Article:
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Bad valve spring wire can ruin a racer's title hopes

valve-springsIn the Pro Stock Motorcycle category of NHRA Full Throttle Drag Racing Series, there are three engines currently in the game. Only the two-rider Vance & Hines team uses the Harley-Davidson Screamin' Eagle, while the balance of the field is split between the Buell engines, supplied by S&S Racing, and Suzuki engines, furnished by Vance & Hines' workshops.

While Harley-Davidson puts a good deal of support behind its factory team, and S&S has managed to get NHRA to open up the specs a bit on the Buell engine, the Suzuki teams are really behind in terms of technology. Only one team builds its own engines: White Alligator Racing, with second-year rider Jerry Savoie.

In 2011, Savoie began the season with a standard Suzuki motorcycle, but at the prestigious Mac Tools US Nationals, he changed to the Hayabusa Suzuki that was developed by Don Schumacher Racing, before that team decided to pull out of the class. Savoie, an alligator farmer by trade, bought the entire stock of motorcycles and spares from Schumacher and had Mark Peiser build his engines.

The partnership worked well, and Peiser had the new Hayabusa motorcycle ready for action at the US Nationals in the first week of September. There were only two drawbacks Peiser encountered as he began this new adventure with the engine in the new Hayabusa chassis - a dearth of crankshafts and valve spring failures.

"When we bought all the equipment from Schumacher, we had probably 15-20 valve springs that came with the deal. We were running out of springs and I discovered they were a special order spring for this application," Peiser explained.

His supplier had problems duplicating the original springs that came with the Schumacher-built engine, and Peiser stressed it was not the vendor's fault. "It was all about the wire to wind the spring; they got an inferior wire and it made the rest of our season very, very difficult," as Savoie had qualified for the play-off Countdown to the Championship that decides the class champion by the end of the year. He was also in the running for the Auto Club Road to the Future rookie of the year award, so any misstep was costly.

"We just struggled throughout the Countdown with worn-out springs," Peiser said. "The ones I got for the Nationals just wouldn't live: they would lose about 30 lb off the seat pressure on the dynamometer - not even on the track. We tried a different one with a different heat treatment, but that didn't work because they were too brittle and they broke. I broke two in one run at Dallas last fall," he said. It was a dilemma that pushed Savoie back to eighth in points at the end of the year.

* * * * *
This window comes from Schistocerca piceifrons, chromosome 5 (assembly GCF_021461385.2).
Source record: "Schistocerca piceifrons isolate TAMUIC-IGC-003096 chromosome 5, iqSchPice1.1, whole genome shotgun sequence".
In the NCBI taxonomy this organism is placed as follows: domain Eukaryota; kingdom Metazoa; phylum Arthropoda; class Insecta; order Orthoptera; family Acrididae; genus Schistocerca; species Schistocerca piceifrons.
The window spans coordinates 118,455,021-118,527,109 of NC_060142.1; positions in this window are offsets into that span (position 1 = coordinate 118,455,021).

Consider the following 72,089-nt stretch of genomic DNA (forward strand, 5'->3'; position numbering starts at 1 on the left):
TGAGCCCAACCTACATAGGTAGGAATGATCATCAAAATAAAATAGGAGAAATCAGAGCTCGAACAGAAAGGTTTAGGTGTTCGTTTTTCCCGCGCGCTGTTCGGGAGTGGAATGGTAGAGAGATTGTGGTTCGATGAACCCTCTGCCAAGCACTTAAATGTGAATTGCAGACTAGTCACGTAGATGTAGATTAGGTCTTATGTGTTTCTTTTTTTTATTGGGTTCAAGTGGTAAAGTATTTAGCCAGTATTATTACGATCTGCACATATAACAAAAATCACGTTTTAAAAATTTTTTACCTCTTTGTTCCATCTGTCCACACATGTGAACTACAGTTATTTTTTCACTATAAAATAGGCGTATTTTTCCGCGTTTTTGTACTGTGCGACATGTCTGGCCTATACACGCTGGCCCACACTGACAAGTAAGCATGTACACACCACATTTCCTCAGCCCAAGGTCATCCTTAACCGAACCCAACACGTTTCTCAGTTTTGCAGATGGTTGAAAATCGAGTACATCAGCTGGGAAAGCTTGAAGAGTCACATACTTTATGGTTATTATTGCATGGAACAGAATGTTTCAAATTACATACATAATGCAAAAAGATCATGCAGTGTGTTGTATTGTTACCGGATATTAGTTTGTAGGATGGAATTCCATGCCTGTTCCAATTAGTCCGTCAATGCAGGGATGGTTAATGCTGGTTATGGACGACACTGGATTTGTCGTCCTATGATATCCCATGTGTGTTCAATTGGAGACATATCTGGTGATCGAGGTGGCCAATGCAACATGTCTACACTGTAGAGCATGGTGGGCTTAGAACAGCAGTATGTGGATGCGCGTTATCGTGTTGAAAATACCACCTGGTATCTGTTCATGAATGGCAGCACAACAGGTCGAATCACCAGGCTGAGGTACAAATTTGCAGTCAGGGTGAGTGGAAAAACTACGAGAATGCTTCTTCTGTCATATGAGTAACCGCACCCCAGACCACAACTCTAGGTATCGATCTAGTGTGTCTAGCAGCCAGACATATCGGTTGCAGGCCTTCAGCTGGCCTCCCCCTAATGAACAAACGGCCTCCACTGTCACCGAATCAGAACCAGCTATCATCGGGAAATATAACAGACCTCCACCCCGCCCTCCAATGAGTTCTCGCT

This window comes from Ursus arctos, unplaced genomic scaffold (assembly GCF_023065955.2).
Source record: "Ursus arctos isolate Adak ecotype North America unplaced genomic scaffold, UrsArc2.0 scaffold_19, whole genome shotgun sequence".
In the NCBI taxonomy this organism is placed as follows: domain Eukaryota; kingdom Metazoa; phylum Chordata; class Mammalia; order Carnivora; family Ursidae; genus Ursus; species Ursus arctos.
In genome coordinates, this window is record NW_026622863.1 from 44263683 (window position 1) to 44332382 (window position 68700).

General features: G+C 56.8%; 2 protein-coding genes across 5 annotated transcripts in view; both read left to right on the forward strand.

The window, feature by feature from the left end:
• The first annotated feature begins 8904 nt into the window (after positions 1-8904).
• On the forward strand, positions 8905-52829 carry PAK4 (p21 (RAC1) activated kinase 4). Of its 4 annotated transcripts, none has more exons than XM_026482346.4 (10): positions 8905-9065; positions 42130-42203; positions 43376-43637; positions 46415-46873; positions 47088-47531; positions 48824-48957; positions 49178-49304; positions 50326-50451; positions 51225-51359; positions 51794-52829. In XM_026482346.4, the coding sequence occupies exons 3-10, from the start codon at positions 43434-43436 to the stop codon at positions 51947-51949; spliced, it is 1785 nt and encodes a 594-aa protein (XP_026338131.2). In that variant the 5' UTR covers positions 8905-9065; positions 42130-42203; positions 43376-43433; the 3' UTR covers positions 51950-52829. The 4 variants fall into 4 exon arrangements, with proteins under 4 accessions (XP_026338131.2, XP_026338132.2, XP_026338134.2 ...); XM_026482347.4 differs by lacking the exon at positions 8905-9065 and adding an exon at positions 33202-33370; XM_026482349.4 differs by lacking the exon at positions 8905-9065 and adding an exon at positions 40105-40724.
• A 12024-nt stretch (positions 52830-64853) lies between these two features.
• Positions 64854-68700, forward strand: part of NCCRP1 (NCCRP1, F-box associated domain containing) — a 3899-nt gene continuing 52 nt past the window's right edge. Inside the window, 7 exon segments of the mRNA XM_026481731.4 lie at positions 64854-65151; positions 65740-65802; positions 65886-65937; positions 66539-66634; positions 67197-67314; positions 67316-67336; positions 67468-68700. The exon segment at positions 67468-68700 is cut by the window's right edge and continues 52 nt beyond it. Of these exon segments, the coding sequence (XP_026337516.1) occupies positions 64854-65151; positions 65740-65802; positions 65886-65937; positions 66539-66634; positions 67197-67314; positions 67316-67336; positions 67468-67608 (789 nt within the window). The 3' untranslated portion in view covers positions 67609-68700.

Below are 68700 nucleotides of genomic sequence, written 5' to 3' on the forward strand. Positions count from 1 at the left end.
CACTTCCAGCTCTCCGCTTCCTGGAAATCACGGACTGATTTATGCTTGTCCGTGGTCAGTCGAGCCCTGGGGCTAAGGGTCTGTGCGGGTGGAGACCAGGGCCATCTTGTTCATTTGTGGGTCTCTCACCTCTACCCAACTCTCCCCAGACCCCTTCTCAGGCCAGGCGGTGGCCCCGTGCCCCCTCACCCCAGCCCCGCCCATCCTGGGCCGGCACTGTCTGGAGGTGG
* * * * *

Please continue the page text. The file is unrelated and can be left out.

The supplier has new wire "and it looks like those springs are going to be good," Peiser said.


He uses a double-valve spring with four coils each on the outer and the inner spring. The material is tool steel, and he said the harmonics are measured at 640 Hz, "Which I believe to be good," he said. Installed pressure is 220 lb and the new springs "only dropped about 5 lb on the dyno, which is good. On the track they'll probably lose 7-8 lb and then settle and stay that way so I can get 20 runs out of them, and that will be huge," for a man who was changing valve springs in 2011 like they were socks.

Peiser checks every single valve spring when he receives it. "I have a certain number that I check them at," he said. "I'll go through the whole batch and check every one, and actually write on the ends what that number is. That way I can run a matched set. If I've got 100 springs, I'll put springs in the engine that have the same installed pressure," Peiser said.

"I'm a valve spring fanatic," he admitted. "I'll change springs when they probably don't need to be changed just so I know we've got good, fresh springs in an engine. I know how important that is and I'll change them every ten to 15 runs instead of 20, just to be on the safe side." The manufacturer shot-peens the springs, he said, and Peiser assured me he doesn't make any changes to his springs other than measuring them for seat pressure.

New valve springs didn't do all the tricks to keep the Suzuki running though. Over the winter, Savoie decided to park the Hayabusa and move to a Buell. "With a Suzuki, you're kind of out there by yourself [without any factory support], but we're not going to abandon the Suzuki; we may run them both."

Fig. 1 - Mark Peiser notes the seat pressure on every valve spring he receives in order to get matched sets (Photo: Anne Proffit)

Written by Anne Proffit

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